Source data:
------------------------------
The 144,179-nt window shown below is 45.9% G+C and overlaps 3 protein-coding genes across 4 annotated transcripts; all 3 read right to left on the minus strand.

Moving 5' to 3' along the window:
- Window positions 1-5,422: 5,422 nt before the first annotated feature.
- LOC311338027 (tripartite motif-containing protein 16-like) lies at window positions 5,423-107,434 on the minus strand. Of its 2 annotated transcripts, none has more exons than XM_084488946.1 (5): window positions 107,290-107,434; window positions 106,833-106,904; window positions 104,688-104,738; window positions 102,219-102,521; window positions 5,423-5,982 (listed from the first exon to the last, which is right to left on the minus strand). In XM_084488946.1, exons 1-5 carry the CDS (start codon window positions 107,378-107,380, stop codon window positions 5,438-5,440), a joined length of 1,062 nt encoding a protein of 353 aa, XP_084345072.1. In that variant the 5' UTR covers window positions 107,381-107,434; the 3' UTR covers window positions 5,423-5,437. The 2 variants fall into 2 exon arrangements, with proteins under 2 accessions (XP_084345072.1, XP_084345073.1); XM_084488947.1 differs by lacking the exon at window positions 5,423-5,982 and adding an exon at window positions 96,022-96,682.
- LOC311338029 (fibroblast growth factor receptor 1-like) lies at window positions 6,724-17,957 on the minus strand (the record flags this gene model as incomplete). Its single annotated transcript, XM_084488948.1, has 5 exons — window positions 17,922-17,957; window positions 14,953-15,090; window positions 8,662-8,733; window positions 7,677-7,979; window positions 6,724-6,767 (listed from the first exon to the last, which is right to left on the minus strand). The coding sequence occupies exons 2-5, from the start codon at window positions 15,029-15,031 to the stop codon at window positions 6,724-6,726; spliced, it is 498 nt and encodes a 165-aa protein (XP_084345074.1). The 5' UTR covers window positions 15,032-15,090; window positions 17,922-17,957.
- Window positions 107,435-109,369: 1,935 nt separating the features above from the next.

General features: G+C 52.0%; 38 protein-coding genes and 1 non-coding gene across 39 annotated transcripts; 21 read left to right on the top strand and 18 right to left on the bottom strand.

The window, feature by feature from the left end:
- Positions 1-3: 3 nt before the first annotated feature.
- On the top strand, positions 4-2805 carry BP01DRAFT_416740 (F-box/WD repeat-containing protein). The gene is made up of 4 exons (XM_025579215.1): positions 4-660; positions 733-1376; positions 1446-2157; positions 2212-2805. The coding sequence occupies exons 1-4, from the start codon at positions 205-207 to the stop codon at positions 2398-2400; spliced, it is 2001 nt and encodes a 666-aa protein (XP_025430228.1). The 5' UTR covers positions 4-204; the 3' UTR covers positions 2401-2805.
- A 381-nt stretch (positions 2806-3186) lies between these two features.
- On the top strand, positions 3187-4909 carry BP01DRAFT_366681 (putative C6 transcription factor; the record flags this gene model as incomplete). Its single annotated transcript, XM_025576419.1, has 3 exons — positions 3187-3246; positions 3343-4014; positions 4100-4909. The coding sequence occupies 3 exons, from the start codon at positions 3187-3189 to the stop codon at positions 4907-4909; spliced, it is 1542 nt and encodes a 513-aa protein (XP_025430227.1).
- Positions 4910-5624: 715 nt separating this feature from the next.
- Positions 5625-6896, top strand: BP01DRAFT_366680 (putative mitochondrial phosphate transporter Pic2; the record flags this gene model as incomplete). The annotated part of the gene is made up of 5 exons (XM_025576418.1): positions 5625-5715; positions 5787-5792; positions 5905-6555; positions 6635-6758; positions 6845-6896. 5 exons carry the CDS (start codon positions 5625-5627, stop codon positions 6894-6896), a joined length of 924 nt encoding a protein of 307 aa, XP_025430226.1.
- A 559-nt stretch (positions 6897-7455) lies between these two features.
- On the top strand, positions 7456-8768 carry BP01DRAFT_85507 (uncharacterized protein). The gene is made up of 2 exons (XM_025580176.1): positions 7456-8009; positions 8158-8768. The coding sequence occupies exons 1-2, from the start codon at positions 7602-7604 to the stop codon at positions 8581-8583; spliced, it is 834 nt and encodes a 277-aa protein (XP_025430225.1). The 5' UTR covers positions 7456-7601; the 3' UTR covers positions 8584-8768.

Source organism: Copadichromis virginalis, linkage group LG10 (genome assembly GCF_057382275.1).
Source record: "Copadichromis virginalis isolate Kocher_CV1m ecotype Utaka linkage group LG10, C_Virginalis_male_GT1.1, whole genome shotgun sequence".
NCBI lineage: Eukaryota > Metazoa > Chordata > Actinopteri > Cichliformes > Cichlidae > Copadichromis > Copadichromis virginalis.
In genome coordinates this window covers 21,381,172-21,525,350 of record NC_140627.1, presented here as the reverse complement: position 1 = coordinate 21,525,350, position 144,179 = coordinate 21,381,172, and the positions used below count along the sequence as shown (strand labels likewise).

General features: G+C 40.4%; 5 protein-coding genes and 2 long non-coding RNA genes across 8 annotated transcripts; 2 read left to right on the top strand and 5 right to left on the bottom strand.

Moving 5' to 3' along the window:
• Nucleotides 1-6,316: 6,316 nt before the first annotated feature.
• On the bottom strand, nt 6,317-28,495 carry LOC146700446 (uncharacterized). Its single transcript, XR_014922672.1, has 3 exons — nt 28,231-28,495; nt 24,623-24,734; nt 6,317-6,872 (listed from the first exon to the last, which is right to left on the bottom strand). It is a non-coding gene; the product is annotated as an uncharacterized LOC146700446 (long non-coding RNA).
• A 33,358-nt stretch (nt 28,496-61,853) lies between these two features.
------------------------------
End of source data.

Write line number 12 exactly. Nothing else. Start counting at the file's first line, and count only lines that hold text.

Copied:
- On the top strand, positions 3187-4909 carry BP01DRAFT_366681 (putative C6 transcription factor; the record flags this gene model as incomplete). Its single annotated transcript, XM_025576419.1, has 3 exons — positions 3187-3246; positions 3343-4014; positions 4100-4909. The coding sequence occupies 3 exons, from the start codon at positions 3187-3189 to the stop codon at positions 4907-4909; spliced, it is 1542 nt and encodes a 513-aa protein (XP_025430227.1).